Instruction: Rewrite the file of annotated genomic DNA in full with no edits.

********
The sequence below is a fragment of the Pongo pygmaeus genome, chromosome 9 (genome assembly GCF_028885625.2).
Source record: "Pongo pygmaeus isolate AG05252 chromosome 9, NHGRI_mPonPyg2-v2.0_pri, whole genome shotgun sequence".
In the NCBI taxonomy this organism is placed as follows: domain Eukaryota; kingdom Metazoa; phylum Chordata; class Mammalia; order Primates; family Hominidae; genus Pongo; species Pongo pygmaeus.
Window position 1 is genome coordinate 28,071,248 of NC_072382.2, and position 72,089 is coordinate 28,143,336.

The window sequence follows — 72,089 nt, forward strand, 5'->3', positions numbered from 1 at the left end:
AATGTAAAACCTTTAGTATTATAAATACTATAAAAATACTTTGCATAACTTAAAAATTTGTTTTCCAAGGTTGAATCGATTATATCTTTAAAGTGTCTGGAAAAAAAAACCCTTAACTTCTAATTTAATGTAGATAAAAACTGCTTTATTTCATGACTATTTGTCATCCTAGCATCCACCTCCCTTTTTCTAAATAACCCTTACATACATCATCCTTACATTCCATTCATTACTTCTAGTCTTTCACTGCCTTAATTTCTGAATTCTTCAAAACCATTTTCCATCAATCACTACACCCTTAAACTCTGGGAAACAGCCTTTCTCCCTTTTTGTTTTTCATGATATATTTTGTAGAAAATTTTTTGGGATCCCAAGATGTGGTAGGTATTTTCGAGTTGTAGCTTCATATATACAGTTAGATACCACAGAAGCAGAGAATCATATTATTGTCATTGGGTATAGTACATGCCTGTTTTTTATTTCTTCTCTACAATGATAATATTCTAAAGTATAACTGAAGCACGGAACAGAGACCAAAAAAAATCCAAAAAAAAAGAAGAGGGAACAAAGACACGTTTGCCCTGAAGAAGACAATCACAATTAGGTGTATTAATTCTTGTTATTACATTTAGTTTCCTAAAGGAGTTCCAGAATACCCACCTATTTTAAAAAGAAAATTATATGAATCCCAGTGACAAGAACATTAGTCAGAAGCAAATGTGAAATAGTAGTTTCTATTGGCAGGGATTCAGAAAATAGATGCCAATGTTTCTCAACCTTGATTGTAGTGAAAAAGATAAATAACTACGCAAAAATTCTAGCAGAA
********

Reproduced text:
The sequence below is a fragment of the Pongo pygmaeus genome, chromosome 9 (genome assembly GCF_028885625.2).
Source record: "Pongo pygmaeus isolate AG05252 chromosome 9, NHGRI_mPonPyg2-v2.0_pri, whole genome shotgun sequence".
In the NCBI taxonomy this organism is placed as follows: domain Eukaryota; kingdom Metazoa; phylum Chordata; class Mammalia; order Primates; family Hominidae; genus Pongo; species Pongo pygmaeus.
Window position 1 is genome coordinate 28,071,248 of NC_072382.2, and position 72,089 is coordinate 28,143,336.

The window sequence follows — 72,089 nt, forward strand, 5'->3', positions numbered from 1 at the left end:
AATGTAAAACCTTTAGTATTATAAATACTATAAAAATACTTTGCATAACTTAAAAATTTGTTTTCCAAGGTTGAATCGATTATATCTTTAAAGTGTCTGGAAAAAAAAACCCTTAACTTCTAATTTAATGTAGATAAAAACTGCTTTATTTCATGACTATTTGTCATCCTAGCATCCACCTCCCTTTTTCTAAATAACCCTTACATACATCATCCTTACATTCCATTCATTACTTCTAGTCTTTCACTGCCTTAATTTCTGAATTCTTCAAAACCATTTTCCATCAATCACTACACCCTTAAACTCTGGGAAACAGCCTTTCTCCCTTTTTGTTTTTCATGATATATTTTGTAGAAAATTTTTTGGGATCCCAAGATGTGGTAGGTATTTTCGAGTTGTAGCTTCATATATACAGTTAGATACCACAGAAGCAGAGAATCATATTATTGTCATTGGGTATAGTACATGCCTGTTTTTTATTTCTTCTCTACAATGATAATATTCTAAAGTATAACTGAAGCACGGAACAGAGACCAAAAAAAATCCAAAAAAAAAGAAGAGGGAACAAAGACACGTTTGCCCTGAAGAAGACAATCACAATTAGGTGTATTAATTCTTGTTATTACATTTAGTTTCCTAAAGGAGTTCCAGAATACCCACCTATTTTAAAAAGAAAATTATATGAATCCCAGTGACAAGAACATTAGTCAGAAGCAAATGTGAAATAGTAGTTTCTATTGGCAGGGATTCAGAAAATAGATGCCAATGTTTCTCAACCTTGATTGTAGTGAAAAAGATAAATAACTACGCAAAAATTCTAGCAGAA